Although Thailand is generally seen as being an open-minded country towards LGBT visitors, there is still a persistent stigma towards her own transgender community. Thai transgenders often face discrimination at work and in the case of Nong Rose, she had been insulted many times by her opponents. 

Despite the name calling and prejudice, there is no quit in Nong Rose. On the contrary, it spurred her to train and fight even harder. The 24-year-old now has over 300 fights (all against men) on her record along with several championship titles to her name.

Inspired by her story and fighting spirit, Yokkao founder, Philip Villa is joining her fight for inclusivity. Villa has been a passionate proponent in promoting Muay Thai to a wider global audience, supporting Muay Thai gyms and athletes in achieving their professional goals. On signing Nong Rose as a sponsored athlete, Philip Villa explains 

“Transgender people should be given the same rights and respect as everyone else and I do believe that in the Muay Thai world when even females are not considered given the respect they so deserve, this will be the beginning of many changes within Muay Thai. For there to be a change, actions are required and this is my contribution to social equality.”

Now with Philip Villa and Yokkao on board her journey, Nong Rose’ inspiring fight for inclusivity is more optimistic than ever before.

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While I can't give any Muay-Thai-specific info on this, there are some resources and communities in Thailand that might be useful for you.

There's a Facebook page for trans men in Thailand that you might want to reach out to, TRAns Man Peers - TRAMP เพื่อนทรานส์แมน. The content is mostly in Thai, but I'm sure they'd be happy to help if you sent them some questions in English. I'd also recommend contacting Young Pride Club, either on Facebook or IG. It's run by student activists who have been putting on lots of community events in Thailand. There's also the TEAK - Trans Empowerment page. ILGAAsia is also a good resource for information on trans rights here.

I hope this helps!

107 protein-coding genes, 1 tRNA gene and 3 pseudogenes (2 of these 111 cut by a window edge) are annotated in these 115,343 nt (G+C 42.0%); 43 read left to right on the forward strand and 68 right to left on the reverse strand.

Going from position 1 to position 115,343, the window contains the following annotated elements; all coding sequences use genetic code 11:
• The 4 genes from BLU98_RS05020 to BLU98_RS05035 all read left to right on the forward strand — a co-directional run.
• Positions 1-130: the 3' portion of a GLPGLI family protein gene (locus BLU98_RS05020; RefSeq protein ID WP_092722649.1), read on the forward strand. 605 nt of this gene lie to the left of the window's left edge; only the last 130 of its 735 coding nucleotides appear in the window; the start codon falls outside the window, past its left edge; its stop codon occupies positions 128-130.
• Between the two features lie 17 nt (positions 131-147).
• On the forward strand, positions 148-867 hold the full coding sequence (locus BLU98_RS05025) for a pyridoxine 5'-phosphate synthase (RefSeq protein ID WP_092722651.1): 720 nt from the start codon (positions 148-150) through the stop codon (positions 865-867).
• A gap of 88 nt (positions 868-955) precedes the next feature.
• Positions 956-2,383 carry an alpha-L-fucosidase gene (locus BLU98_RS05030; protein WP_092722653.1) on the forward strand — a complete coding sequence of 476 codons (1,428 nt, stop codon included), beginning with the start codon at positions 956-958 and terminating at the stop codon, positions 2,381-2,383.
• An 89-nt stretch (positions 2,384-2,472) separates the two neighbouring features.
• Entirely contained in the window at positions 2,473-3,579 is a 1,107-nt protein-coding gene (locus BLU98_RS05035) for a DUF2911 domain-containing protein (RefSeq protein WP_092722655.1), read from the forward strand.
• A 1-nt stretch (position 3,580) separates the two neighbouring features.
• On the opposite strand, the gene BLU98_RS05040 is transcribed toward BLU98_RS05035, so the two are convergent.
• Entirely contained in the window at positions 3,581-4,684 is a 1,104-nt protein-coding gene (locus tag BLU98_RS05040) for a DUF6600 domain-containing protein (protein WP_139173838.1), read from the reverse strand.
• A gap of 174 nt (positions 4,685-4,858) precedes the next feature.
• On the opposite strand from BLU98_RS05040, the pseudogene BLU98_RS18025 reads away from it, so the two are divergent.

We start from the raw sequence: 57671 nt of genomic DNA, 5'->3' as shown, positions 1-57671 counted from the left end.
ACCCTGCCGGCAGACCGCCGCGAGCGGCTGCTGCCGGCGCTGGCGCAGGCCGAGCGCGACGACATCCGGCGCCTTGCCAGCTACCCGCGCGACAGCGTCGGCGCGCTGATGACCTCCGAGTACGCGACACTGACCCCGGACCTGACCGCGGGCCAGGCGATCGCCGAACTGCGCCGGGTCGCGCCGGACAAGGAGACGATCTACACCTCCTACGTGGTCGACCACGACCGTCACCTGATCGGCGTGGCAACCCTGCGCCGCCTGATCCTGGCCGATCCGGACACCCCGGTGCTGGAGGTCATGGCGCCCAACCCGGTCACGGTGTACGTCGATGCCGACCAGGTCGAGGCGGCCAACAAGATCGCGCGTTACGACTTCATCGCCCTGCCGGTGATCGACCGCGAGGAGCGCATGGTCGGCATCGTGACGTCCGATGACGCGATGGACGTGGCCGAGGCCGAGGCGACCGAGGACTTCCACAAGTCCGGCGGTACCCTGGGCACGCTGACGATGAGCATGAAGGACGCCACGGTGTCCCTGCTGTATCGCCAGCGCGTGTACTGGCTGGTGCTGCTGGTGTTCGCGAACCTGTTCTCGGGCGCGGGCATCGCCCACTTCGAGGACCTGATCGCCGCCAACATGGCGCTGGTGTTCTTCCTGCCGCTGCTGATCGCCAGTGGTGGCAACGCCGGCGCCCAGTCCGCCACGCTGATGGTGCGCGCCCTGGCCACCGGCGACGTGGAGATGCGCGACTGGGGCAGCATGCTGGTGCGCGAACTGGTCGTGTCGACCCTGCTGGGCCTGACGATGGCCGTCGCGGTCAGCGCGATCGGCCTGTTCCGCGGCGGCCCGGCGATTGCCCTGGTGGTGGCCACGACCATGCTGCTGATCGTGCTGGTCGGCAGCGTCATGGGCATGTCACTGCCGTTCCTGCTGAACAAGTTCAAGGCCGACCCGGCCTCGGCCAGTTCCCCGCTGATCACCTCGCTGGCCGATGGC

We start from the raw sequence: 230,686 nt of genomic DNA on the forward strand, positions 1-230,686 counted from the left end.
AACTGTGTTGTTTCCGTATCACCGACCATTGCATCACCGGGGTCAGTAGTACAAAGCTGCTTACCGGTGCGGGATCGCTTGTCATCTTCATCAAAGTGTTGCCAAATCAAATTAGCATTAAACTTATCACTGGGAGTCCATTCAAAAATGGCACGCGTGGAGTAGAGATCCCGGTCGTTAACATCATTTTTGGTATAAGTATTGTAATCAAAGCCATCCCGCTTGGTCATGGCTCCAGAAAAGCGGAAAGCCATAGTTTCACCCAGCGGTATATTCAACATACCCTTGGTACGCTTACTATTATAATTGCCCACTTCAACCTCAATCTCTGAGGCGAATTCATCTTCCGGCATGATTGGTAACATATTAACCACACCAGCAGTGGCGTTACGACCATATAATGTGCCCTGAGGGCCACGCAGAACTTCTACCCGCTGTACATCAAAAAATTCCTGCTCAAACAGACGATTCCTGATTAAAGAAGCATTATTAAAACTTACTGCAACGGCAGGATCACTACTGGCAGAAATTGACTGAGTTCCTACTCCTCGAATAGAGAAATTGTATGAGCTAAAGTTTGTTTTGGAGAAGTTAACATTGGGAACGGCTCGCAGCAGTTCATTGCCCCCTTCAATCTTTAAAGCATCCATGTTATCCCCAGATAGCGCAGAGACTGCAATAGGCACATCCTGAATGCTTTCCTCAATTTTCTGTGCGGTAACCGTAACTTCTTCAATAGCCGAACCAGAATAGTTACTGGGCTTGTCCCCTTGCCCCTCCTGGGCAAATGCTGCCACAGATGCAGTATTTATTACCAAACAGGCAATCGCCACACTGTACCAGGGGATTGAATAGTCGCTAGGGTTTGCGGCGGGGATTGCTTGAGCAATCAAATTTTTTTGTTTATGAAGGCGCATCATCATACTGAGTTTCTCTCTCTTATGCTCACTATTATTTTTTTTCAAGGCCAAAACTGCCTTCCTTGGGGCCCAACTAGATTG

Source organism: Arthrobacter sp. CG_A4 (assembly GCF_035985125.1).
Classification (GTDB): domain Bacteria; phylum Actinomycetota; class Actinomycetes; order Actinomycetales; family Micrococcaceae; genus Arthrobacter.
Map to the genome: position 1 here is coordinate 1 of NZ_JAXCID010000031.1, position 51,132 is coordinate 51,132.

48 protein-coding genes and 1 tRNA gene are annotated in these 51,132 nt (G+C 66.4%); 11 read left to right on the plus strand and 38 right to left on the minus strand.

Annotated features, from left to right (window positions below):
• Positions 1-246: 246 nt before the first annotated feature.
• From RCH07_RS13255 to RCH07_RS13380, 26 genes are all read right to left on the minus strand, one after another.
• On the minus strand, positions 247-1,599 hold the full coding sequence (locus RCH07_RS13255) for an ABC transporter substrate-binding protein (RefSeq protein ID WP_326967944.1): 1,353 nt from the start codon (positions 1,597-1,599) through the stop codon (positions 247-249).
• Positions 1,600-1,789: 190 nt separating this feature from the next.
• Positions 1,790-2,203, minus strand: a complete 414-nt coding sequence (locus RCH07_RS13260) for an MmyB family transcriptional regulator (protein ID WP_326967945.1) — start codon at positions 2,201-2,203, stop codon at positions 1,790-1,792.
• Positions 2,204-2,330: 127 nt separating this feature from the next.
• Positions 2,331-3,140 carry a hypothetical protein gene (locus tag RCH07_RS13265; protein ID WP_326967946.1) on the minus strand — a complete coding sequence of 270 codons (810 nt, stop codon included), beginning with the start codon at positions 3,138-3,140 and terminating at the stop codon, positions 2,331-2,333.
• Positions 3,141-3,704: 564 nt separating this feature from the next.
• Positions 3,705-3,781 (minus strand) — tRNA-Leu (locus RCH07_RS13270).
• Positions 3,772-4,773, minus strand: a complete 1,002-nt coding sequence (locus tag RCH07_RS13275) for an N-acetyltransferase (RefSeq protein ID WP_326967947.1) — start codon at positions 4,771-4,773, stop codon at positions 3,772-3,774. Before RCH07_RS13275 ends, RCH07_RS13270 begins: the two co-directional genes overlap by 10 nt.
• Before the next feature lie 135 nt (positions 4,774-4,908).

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  • 2 weeks later...

From my experience, you'd never be expected to change in front of anybody. Lots of folks arrive in their training outfit and leave in it, but there are almost always bathroom where you can change in private and shower, etc., that aren't group spaces. I would imagen that  you'd be asked about the scars on your chest, just because both Thais and other nationalities training in the space tend to be forward in asking questions about and pointing out each other's bodies. Not necessarily in a mean way, but not always in a way that feels very good, either.

If you have some kind of document from your doctor, I imagine you could keep that on your person for any issues at customs, regarding bringing your testosterone with you. It is, afterall, a medication. I don't believe it's a heavily regulated medicine in Thailand (in Pattaya there are bodybuilders who do their HGH and steroid cycles here, although the market for that is technically not legal but definitely not heavily enforced).

Regarding your worries about fighting, those don't seem pretty common. You just have to decide whether it's meaningful for you to do it or not. If you do choose to fight in Thailand, I highly recommend you do not disclose being Trans, simply because it will severely complicate the task of finding an opponent. You'd be entering into a low-level, low-profile kind of fight situation and, since you pass, matching you with another inexperienced man would be the thing to do. If you disclose being Trans, they might be obligated to match you against a cis woman, which would require you to more or less "perform" being a woman for the fight (you'd likely have to wear a sports bra, for example, and you'd be referred to as a woman by the announcer, etc.) That said, many people come and train in Thailand without fighting and have wonderful and fulfilling experiences. But it's also a much more straight forward opportunity for you to get to fight than if you try to do so in the West.